Despite buying such products with good intentions, by consuming things we don’t need within a context of a global over-consumption crisis, we are indirectly perpetuating inequality. The illusive oversimplification of solutions to poverty and world-hunger through product-consumption alone is harmful as it reduces meaningful engagement in issues. An article on the matter states:
“The Red Nose Day campaign is emblematic of a prevalent yet incredibly problematic approach to philanthropy and humanitarianism: If we consume junk with no discernible use, we’ll help others we’ll never see while we continue to enjoy, and not question, our own privilege.”
Conscientious consumption is key
The primary cause of passive engagement in global development according to Richey, is the lack of worthwhile investment in it. She says if there was more of an ethical obligation for countries whose economies were built through the exploitation of others, there would be no need for brand aid.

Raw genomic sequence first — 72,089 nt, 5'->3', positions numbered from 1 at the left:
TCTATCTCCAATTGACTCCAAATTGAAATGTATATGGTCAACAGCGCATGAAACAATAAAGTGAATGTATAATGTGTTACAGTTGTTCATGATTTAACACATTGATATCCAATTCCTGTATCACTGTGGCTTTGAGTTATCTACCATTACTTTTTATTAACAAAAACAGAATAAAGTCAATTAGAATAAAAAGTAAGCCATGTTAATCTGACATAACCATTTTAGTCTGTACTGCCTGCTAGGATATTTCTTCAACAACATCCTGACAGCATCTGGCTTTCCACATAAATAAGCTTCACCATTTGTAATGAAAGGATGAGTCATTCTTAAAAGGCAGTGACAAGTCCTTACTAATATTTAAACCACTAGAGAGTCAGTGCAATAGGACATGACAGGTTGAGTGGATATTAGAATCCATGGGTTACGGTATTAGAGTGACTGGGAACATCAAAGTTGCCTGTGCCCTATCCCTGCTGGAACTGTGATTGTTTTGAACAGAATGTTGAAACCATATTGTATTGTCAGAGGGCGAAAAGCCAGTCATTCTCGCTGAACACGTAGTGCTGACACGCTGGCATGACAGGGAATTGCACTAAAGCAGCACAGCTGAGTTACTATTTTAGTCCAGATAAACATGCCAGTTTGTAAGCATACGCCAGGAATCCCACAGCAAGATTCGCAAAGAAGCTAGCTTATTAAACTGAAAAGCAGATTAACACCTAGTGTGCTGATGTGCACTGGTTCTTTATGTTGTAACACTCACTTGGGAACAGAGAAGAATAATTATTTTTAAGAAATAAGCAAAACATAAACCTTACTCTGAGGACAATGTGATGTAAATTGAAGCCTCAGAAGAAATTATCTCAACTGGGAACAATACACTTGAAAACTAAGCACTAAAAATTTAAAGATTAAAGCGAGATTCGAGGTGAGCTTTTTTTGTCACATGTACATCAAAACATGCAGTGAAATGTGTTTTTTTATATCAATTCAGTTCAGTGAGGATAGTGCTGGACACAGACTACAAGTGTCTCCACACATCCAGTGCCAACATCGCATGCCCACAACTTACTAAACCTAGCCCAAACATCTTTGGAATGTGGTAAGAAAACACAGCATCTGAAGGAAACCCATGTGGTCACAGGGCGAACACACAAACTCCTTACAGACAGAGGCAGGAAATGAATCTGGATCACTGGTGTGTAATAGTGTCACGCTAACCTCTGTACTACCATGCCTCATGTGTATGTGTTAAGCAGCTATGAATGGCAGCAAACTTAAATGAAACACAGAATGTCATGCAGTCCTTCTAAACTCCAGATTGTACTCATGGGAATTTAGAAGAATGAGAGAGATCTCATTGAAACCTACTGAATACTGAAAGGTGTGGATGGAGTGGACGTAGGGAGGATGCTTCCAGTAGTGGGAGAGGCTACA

“I think that governments, democratically elected and accountable, are tasked with the responsibility of ensuring the protection of its citizens whether they are producers, consumers or charity beneficiaries—or all of the above,” Richey states.
Brockington’s argument is that NGOs should harness and work with celebrities effectively because so long as the decision-makers are benevolent, celebrities can be used as effective wielders of charitable interests.
Celebrities and consumer goods are evidently powerful means of fundraising, but the question lies in whether you believe the means justifies the ends. More importantly, how do we encourage people to not let famous faces dazzle and obscure the deeper questions beyond how much money is raised to further ask, where is the money coming from? How is it being spent? Practical, sustainable solutions to the world’s problems require more public engagement than ‘a night of entertainment’.
Lisa Ann Richey is the Professor of Globalisation at the Copenhagen Business School and Dan Brockington is the Director for the Sheffield Institute of International Development.